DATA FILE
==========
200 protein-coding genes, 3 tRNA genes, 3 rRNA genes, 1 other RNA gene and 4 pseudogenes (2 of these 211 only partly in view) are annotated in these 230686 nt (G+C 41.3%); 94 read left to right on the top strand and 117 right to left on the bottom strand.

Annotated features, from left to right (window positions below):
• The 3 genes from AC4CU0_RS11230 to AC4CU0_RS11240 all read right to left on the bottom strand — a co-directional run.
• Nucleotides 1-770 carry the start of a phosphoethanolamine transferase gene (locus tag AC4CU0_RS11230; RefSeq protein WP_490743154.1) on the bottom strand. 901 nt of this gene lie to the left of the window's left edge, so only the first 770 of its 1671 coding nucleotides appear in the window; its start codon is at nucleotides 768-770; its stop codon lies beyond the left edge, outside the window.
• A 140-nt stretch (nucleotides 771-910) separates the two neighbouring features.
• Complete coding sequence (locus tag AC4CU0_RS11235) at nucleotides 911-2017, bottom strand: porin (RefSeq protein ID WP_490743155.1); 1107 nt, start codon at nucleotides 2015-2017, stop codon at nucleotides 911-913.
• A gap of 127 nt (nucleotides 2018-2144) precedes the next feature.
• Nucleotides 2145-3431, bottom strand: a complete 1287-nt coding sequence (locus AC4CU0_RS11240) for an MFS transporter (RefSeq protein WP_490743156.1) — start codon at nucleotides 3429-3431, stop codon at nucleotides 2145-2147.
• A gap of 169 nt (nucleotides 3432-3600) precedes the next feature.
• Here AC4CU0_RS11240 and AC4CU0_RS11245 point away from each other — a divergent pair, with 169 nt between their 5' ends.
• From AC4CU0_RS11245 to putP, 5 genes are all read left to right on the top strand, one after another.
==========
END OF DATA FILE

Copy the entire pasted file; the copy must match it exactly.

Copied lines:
200 protein-coding genes, 3 tRNA genes, 3 rRNA genes, 1 other RNA gene and 4 pseudogenes (2 of these 211 only partly in view) are annotated in these 230686 nt (G+C 41.3%); 94 read left to right on the top strand and 117 right to left on the bottom strand.

Annotated features, from left to right (window positions below):
• The 3 genes from AC4CU0_RS11230 to AC4CU0_RS11240 all read right to left on the bottom strand — a co-directional run.
• Nucleotides 1-770 carry the start of a phosphoethanolamine transferase gene (locus tag AC4CU0_RS11230; RefSeq protein WP_490743154.1) on the bottom strand. 901 nt of this gene lie to the left of the window's left edge, so only the first 770 of its 1671 coding nucleotides appear in the window; its start codon is at nucleotides 768-770; its stop codon lies beyond the left edge, outside the window.
• A 140-nt stretch (nucleotides 771-910) separates the two neighbouring features.
• Complete coding sequence (locus tag AC4CU0_RS11235) at nucleotides 911-2017, bottom strand: porin (RefSeq protein ID WP_490743155.1); 1107 nt, start codon at nucleotides 2015-2017, stop codon at nucleotides 911-913.
• A gap of 127 nt (nucleotides 2018-2144) precedes the next feature.
• Nucleotides 2145-3431, bottom strand: a complete 1287-nt coding sequence (locus AC4CU0_RS11240) for an MFS transporter (RefSeq protein WP_490743156.1) — start codon at nucleotides 3429-3431, stop codon at nucleotides 2145-2147.
• A gap of 169 nt (nucleotides 3432-3600) precedes the next feature.
• Here AC4CU0_RS11240 and AC4CU0_RS11245 point away from each other — a divergent pair, with 169 nt between their 5' ends.
• From AC4CU0_RS11245 to putP, 5 genes are all read left to right on the top strand, one after another.